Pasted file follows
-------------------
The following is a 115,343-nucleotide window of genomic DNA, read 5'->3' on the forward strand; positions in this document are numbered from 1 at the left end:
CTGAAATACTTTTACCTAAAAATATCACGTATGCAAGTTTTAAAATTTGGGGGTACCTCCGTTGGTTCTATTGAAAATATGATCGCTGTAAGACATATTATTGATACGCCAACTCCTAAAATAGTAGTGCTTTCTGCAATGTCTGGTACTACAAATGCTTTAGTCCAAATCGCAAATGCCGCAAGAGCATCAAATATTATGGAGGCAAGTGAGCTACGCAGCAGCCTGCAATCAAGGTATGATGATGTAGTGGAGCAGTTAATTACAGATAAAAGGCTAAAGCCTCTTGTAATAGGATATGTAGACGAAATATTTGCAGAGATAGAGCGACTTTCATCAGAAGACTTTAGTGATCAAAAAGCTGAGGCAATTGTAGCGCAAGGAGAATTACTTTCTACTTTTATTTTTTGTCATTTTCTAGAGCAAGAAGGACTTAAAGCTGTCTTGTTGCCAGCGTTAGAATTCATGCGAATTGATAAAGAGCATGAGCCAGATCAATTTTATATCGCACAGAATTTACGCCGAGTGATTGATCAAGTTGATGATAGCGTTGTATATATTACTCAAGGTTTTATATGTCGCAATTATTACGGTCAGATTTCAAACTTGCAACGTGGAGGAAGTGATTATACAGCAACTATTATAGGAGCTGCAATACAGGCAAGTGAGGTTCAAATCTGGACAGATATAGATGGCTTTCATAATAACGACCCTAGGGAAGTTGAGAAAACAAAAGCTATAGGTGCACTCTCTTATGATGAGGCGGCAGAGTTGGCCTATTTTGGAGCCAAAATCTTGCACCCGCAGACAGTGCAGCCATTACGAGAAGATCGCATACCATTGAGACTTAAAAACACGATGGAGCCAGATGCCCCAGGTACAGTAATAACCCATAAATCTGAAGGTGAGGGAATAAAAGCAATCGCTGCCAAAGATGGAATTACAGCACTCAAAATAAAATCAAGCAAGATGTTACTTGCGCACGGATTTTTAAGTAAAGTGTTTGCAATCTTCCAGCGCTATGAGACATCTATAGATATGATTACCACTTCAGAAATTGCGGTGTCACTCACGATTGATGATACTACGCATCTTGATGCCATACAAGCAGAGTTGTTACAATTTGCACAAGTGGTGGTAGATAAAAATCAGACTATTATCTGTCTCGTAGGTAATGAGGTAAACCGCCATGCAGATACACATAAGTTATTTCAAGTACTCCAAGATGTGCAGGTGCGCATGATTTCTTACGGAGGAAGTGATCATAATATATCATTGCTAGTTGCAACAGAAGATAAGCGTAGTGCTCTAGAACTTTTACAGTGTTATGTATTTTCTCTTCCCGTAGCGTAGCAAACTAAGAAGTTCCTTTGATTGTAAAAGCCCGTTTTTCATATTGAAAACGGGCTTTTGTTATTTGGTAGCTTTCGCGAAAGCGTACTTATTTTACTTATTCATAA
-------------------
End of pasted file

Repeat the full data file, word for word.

The following is a 115,343-nucleotide window of genomic DNA, read 5'->3' on the forward strand; positions in this document are numbered from 1 at the left end:
CTGAAATACTTTTACCTAAAAATATCACGTATGCAAGTTTTAAAATTTGGGGGTACCTCCGTTGGTTCTATTGAAAATATGATCGCTGTAAGACATATTATTGATACGCCAACTCCTAAAATAGTAGTGCTTTCTGCAATGTCTGGTACTACAAATGCTTTAGTCCAAATCGCAAATGCCGCAAGAGCATCAAATATTATGGAGGCAAGTGAGCTACGCAGCAGCCTGCAATCAAGGTATGATGATGTAGTGGAGCAGTTAATTACAGATAAAAGGCTAAAGCCTCTTGTAATAGGATATGTAGACGAAATATTTGCAGAGATAGAGCGACTTTCATCAGAAGACTTTAGTGATCAAAAAGCTGAGGCAATTGTAGCGCAAGGAGAATTACTTTCTACTTTTATTTTTTGTCATTTTCTAGAGCAAGAAGGACTTAAAGCTGTCTTGTTGCCAGCGTTAGAATTCATGCGAATTGATAAAGAGCATGAGCCAGATCAATTTTATATCGCACAGAATTTACGCCGAGTGATTGATCAAGTTGATGATAGCGTTGTATATATTACTCAAGGTTTTATATGTCGCAATTATTACGGTCAGATTTCAAACTTGCAACGTGGAGGAAGTGATTATACAGCAACTATTATAGGAGCTGCAATACAGGCAAGTGAGGTTCAAATCTGGACAGATATAGATGGCTTTCATAATAACGACCCTAGGGAAGTTGAGAAAACAAAAGCTATAGGTGCACTCTCTTATGATGAGGCGGCAGAGTTGGCCTATTTTGGAGCCAAAATCTTGCACCCGCAGACAGTGCAGCCATTACGAGAAGATCGCATACCATTGAGACTTAAAAACACGATGGAGCCAGATGCCCCAGGTACAGTAATAACCCATAAATCTGAAGGTGAGGGAATAAAAGCAATCGCTGCCAAAGATGGAATTACAGCACTCAAAATAAAATCAAGCAAGATGTTACTTGCGCACGGATTTTTAAGTAAAGTGTTTGCAATCTTCCAGCGCTATGAGACATCTATAGATATGATTACCACTTCAGAAATTGCGGTGTCACTCACGATTGATGATACTACGCATCTTGATGCCATACAAGCAGAGTTGTTACAATTTGCACAAGTGGTGGTAGATAAAAATCAGACTATTATCTGTCTCGTAGGTAATGAGGTAAACCGCCATGCAGATACACATAAGTTATTTCAAGTACTCCAAGATGTGCAGGTGCGCATGATTTCTTACGGAGGAAGTGATCATAATATATCATTGCTAGTTGCAACAGAAGATAAGCGTAGTGCTCTAGAACTTTTACAGTGTTATGTATTTTCTCTTCCCGTAGCGTAGCAAACTAAGAAGTTCCTTTGATTGTAAAAGCCCGTTTTTCATATTGAAAACGGGCTTTTGTTATTTGGTAGCTTTCGCGAAAGCGTACTTATTTTACTTATTCATAA